BARK VOLUNTEERS work on a community mapping project in the Mount Hood National Forest. The U.S. Forest Service is planning a thinning project in the Cooper Spur area, sparking concerns from environmental and biking groups. USFS will hold a public meeting Wednesday in Hood River.
This story has been updated Feb. 8, 2016.
The U.S. Forest Service is planning a nearly 3,000-acre forest thinning and fuels reduction project on the north slope of Mount Hood, drawing more than a thousand written comments from Oregon environmental advocates and local biking groups.
The Hood River Ranger District will hold a public meeting Wednesday, Feb. 10 from 5 to 7 p.m. at the Hood River Fire Department, 1785 Meyer Parkway, to discuss “Polallie Cooper Hazardous Fuels Reduction Project.”
The public will get a chance to study the proposal, look at maps and ask district specialists questions in a casual setting.
Janeen Tervo, Hood River District ranger, said fire suppression and safety prompted the thinning plan, which takes a “proactive” approach.
“I really believe it’s just a matter of time until the next fire comes to this region,” Tervo said. “The degree of severity depends on drought conditions.”
Polallie Cooper aims to reduce fire danger and restore the ecosystem on scenic Cooper Spur, roughly 10 miles south of Parkdale.
The Forest Service also wants to protect two drinking water districts: the Crystal Springs Watershed Management Unit, and The Dalles Municipal Watershed, which draws partially from eastern Hood River County.
However, environmental conservation groups such as Portland-based Bark and recreation groups like Hood River’s 44 Trails Association argue the Forest Service’s plan could tarnish Cooper Spur’s natural beauty and harm the booming outdoor recreation presence it enjoys.
“This proposal includes destructive logging in beloved, unlogged forests. Hikers and mountain bikers come from all over to witness this breathtaking area and that’s good for the community,” Bark Executive Director Amy Harwood said.
Across 2,830 acres in the forested Cooper Spur area, the Forest Service plans to take on various logging operations, including sapling, plantation and stand thinning.
Several popular trails would be closed while the project’s underway, including Dog River Trail.
“Of the trails impacted by the proposal, the Dog River Trail is the highest profile within the mountain bike community,” 44 Trails members wrote in a Jan. 28 post on their website. “Not only could the proposal result in cutting within 55 feet of the trail, it will surely impact the trail with extended closures while the work is being done.”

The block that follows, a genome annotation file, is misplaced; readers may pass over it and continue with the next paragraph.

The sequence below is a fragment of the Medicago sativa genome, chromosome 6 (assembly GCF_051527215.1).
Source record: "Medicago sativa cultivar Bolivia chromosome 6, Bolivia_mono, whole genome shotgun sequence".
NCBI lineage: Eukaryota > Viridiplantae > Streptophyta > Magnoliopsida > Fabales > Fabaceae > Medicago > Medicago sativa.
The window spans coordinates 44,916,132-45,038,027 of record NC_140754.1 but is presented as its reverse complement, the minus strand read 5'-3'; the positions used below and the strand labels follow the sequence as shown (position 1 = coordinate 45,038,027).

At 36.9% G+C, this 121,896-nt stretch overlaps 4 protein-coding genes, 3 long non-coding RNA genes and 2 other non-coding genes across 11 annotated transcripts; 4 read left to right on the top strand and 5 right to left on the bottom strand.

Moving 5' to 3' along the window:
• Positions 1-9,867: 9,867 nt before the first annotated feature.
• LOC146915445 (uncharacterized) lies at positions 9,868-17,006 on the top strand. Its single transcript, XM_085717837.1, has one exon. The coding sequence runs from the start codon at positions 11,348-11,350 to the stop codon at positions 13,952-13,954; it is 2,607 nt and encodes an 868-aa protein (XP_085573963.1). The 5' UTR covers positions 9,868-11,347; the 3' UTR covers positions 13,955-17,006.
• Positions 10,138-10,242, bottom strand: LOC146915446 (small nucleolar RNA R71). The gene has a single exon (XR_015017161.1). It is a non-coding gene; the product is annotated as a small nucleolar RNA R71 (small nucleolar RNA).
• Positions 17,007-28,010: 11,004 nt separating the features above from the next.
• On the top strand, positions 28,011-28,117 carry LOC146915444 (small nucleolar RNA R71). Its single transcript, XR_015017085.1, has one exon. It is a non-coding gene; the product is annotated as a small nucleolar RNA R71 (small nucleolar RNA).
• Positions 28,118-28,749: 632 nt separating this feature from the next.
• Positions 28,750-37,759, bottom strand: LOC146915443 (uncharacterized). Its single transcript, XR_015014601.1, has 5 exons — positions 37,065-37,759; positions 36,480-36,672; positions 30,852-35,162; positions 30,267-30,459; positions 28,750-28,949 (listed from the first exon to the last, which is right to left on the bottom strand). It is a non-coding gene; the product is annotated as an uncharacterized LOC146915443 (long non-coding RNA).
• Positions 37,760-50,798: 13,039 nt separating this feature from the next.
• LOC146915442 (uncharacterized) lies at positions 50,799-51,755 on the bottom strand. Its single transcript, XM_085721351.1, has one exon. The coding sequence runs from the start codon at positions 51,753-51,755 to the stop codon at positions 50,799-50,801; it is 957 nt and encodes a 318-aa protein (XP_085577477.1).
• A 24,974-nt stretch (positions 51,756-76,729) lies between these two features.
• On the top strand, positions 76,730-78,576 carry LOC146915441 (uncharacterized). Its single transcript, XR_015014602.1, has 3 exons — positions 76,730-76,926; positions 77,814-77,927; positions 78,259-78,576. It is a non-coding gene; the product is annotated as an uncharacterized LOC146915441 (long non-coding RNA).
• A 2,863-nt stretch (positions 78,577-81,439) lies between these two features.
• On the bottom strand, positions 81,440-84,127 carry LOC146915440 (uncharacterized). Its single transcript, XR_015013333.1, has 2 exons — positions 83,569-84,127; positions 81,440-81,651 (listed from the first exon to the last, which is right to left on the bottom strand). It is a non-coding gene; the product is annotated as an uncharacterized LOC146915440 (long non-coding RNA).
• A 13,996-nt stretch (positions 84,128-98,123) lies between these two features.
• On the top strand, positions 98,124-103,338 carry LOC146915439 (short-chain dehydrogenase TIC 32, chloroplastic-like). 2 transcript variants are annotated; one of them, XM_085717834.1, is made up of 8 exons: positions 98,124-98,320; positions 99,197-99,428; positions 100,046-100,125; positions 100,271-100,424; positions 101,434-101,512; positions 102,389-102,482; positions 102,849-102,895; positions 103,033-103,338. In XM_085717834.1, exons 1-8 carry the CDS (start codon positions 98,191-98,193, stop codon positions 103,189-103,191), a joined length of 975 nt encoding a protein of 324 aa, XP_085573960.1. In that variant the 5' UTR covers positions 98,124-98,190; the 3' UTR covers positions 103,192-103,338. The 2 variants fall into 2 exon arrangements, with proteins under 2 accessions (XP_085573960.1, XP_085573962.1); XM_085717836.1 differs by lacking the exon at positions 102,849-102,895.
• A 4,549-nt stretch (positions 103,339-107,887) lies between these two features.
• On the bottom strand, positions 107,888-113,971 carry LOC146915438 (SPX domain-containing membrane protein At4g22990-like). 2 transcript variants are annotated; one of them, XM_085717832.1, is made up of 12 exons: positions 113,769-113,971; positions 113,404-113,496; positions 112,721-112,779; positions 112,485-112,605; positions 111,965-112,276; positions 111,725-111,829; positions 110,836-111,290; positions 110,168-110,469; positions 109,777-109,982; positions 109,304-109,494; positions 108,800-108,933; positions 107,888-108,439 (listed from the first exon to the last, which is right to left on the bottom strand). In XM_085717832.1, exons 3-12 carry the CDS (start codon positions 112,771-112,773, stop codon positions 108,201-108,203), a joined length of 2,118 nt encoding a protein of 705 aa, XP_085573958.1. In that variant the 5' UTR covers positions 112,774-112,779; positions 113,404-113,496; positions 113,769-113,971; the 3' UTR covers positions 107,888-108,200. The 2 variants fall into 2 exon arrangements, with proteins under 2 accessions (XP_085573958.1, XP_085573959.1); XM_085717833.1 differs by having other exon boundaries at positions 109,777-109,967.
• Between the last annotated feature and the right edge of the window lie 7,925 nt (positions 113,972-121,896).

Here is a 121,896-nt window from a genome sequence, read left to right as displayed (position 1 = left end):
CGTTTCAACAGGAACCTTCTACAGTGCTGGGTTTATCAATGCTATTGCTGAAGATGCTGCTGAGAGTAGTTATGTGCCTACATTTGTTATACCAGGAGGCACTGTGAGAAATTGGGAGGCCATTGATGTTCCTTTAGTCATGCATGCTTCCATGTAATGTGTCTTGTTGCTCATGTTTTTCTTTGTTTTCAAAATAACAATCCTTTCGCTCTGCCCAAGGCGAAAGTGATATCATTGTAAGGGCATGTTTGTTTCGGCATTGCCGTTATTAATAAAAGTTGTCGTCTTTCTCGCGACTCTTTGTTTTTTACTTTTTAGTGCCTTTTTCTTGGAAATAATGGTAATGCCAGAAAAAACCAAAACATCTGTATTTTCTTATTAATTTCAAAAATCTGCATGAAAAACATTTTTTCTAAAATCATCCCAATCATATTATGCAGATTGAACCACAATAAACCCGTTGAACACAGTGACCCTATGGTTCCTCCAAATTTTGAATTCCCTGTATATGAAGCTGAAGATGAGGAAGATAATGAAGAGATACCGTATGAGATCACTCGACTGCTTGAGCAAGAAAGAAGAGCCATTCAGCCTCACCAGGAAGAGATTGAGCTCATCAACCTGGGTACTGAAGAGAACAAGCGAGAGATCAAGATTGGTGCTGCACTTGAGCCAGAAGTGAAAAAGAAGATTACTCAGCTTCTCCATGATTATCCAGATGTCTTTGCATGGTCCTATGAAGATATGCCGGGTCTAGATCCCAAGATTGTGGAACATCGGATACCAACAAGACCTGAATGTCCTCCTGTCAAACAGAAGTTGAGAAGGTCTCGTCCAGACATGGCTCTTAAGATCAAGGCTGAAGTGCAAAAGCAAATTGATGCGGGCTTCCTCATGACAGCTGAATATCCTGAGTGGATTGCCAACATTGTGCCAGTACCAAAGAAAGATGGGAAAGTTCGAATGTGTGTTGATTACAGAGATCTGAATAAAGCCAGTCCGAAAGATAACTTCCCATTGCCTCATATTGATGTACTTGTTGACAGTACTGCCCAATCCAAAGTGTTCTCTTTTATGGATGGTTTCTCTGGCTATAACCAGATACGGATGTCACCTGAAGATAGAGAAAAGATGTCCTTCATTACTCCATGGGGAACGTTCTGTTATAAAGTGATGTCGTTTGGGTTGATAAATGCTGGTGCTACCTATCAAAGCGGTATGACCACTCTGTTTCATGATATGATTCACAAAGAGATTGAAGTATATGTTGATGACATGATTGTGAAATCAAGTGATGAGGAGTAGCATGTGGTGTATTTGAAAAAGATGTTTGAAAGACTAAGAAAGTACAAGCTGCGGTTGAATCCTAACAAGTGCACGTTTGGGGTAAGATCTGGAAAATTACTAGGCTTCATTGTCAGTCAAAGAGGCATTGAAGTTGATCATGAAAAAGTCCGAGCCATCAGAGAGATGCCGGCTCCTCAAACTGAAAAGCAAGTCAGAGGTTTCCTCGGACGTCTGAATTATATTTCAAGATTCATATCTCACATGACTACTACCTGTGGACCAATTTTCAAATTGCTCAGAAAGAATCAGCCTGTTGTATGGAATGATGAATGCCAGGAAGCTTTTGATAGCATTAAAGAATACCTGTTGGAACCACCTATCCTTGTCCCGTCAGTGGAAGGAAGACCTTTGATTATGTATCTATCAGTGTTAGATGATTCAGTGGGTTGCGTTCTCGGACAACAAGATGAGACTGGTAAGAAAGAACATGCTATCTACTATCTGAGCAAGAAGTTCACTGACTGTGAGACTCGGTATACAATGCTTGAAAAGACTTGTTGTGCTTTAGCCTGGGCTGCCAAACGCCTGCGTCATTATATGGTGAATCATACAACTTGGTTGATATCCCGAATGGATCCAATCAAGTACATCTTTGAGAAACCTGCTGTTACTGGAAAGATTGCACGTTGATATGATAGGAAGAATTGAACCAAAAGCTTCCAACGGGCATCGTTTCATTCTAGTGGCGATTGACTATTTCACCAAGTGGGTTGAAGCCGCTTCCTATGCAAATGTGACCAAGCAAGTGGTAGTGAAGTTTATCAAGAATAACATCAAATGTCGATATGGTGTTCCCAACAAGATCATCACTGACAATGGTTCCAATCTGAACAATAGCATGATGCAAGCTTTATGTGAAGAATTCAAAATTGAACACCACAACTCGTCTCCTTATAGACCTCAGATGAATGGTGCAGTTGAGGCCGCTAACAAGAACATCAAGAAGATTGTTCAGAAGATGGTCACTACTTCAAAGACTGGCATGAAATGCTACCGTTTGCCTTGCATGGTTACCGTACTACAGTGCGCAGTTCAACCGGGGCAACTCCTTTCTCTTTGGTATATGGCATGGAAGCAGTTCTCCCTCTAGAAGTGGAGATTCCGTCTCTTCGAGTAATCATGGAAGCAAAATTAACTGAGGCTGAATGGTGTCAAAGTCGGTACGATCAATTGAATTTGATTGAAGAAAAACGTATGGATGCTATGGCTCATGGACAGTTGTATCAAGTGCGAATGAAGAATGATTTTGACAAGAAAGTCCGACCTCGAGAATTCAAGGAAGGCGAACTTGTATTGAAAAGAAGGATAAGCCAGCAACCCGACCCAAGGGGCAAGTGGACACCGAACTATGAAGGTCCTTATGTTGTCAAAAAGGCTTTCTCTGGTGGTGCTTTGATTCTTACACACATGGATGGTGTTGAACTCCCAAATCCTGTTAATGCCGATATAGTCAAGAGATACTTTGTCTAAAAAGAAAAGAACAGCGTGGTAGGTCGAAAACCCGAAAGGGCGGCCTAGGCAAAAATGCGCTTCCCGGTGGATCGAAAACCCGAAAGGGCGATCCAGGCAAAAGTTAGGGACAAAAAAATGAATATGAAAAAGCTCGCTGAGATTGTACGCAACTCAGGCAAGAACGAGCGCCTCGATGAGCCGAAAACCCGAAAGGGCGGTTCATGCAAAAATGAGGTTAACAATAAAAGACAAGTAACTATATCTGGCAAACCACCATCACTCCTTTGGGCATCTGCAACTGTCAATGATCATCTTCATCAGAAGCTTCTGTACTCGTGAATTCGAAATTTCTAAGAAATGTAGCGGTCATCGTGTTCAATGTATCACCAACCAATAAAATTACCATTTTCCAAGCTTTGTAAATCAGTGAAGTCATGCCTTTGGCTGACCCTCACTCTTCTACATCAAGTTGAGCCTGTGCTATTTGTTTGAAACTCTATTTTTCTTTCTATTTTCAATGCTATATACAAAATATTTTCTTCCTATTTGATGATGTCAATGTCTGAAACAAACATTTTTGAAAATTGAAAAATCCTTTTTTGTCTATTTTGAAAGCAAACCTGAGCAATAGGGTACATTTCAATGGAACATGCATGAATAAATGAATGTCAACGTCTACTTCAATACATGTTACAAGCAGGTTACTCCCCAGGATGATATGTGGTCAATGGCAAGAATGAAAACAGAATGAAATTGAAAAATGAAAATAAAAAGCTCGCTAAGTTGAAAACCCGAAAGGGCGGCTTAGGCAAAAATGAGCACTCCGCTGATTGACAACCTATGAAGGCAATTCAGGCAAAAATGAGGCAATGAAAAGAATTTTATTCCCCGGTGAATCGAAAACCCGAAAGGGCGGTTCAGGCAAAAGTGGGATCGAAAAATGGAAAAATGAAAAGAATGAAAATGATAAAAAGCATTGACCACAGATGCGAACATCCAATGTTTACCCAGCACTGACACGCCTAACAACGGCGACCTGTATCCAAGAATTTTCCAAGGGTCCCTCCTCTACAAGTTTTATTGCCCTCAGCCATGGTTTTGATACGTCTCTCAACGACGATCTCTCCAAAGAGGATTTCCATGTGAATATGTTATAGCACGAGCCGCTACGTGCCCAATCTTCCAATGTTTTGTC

Polallie Cooper marks the third large-scale thinning project on Mount Hood in recent years, after Red Hill and Lava Ridge. The Polallie Cooper project was originally proposed in 1997 and then abandoned in 2005 due to work required to address damage from insect and vegetation disease among other issues, Tervo said.
Bark advocates said the new redux, “Polallie Cooper II,” is bigger this time around — almost 3,000 acres instead of the original 865. The impact on popular trails is more substantial, they said.
Tervo acknowledged the controversy from concerned groups.
“This project stirs a lot of emotion in people … there’s a lot of concern about the bike trails,” Tervo said.
However, she said the Forest Service weighed various interests with an interdisciplinary approach, which included the input of Hood River Collaborative Stewards Crew (Stew Crew) virtually “every step of the way” on Polallie Cooper.
The Forest Service released its environmental impact statement on Jan. 26, which laid out details on the project and its total impacts, and now a 30-day public comment period will close Feb. 25.
Russ Plaeger, Bark restoration coordinator, said the groups worked with Tervo to move the public comment window into February, after the holidays, so more interested people could take part in the discussion.
Tervo said if plans move ahead “in a perfect world,” the Forest Service will reach a decision on Polallie Cooper this summer.